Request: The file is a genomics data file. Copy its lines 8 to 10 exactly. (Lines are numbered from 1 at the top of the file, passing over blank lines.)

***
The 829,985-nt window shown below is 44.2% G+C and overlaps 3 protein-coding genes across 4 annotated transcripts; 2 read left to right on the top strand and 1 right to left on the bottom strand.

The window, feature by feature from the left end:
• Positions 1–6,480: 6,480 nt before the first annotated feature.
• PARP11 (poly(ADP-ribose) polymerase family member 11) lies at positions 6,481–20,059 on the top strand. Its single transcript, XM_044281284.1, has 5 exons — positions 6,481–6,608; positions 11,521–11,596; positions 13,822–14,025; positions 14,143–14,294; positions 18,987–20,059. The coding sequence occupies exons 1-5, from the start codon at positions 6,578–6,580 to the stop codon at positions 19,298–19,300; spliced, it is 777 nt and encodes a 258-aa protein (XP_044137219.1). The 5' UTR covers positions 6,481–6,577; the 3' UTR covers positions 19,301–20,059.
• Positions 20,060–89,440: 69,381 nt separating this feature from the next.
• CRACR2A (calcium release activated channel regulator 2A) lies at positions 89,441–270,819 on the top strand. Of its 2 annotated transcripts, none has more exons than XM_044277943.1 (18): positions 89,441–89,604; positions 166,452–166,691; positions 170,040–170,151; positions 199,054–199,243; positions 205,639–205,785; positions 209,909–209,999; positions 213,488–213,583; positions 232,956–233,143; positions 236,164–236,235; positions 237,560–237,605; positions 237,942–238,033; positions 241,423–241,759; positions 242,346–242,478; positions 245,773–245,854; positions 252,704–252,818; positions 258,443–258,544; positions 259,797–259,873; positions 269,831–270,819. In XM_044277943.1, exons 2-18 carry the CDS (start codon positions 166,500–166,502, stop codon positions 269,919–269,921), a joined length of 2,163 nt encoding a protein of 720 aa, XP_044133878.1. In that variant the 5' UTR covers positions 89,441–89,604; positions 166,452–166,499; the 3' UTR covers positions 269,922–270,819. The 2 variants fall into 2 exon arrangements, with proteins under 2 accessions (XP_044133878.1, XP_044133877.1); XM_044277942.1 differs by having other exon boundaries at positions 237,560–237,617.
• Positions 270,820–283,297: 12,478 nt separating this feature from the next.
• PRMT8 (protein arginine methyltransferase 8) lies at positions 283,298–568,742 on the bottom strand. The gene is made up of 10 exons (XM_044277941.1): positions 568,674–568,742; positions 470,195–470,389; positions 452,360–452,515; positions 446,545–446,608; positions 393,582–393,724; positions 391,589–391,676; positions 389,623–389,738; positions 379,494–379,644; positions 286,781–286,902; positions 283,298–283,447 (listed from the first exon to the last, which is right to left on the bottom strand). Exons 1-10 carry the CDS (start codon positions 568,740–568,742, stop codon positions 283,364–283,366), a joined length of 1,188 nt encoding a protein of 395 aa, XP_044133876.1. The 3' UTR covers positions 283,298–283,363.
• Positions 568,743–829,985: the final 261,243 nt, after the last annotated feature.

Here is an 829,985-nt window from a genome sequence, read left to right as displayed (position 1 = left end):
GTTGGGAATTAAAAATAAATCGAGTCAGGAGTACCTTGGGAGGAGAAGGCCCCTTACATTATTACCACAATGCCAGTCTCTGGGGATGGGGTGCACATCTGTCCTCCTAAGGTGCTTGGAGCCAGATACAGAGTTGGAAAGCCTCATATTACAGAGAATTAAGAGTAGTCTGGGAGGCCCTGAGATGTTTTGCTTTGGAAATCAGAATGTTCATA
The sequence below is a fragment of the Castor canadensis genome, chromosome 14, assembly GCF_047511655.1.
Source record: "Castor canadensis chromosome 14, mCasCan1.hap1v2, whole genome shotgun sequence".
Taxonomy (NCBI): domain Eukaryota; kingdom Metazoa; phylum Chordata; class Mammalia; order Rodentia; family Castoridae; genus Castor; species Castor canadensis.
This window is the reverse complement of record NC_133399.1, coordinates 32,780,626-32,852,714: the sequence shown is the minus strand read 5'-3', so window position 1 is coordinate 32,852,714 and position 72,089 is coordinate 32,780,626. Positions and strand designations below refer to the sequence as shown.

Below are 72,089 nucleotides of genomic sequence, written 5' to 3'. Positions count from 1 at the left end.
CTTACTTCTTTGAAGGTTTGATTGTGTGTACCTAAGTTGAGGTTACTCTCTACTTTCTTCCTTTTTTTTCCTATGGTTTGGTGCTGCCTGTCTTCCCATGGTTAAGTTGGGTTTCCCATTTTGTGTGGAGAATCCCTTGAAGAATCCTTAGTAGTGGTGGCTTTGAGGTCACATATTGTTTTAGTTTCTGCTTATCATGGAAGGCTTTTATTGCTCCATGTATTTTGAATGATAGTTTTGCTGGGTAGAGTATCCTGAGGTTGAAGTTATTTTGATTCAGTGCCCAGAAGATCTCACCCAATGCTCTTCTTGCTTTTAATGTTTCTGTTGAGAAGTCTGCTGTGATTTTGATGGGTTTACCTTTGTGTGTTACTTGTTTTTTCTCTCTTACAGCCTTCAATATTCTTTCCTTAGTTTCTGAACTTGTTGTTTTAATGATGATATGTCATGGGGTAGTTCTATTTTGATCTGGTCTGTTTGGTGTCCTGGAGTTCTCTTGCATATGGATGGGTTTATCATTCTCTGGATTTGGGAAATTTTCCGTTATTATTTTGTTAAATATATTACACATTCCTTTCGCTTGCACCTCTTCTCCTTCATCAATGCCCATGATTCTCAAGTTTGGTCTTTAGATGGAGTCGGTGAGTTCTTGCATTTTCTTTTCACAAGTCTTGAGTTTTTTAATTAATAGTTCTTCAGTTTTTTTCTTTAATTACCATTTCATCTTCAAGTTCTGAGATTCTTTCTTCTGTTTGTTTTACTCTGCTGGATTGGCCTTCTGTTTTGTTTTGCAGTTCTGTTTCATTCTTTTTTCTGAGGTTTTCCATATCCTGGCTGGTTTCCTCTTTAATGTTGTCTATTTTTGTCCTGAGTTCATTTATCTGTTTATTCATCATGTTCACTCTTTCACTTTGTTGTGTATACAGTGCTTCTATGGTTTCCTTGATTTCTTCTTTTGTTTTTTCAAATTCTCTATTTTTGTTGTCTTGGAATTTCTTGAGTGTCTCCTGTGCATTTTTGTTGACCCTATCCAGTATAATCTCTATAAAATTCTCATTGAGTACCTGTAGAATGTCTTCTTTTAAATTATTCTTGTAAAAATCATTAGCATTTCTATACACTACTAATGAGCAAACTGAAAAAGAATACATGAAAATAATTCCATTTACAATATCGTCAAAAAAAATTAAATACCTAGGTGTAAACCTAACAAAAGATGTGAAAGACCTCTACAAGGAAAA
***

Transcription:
• PRMT8 (protein arginine methyltransferase 8) lies at positions 283,298–568,742 on the bottom strand. The gene is made up of 10 exons (XM_044277941.1): positions 568,674–568,742; positions 470,195–470,389; positions 452,360–452,515; positions 446,545–446,608; positions 393,582–393,724; positions 391,589–391,676; positions 389,623–389,738; positions 379,494–379,644; positions 286,781–286,902; positions 283,298–283,447 (listed from the first exon to the last, which is right to left on the bottom strand). Exons 1-10 carry the CDS (start codon positions 568,740–568,742, stop codon positions 283,364–283,366), a joined length of 1,188 nt encoding a protein of 395 aa, XP_044133876.1. The 3' UTR covers positions 283,298–283,363.
• Positions 568,743–829,985: the final 261,243 nt, after the last annotated feature.

Here is an 829,985-nt window from a genome sequence, read left to right as displayed (position 1 = left end):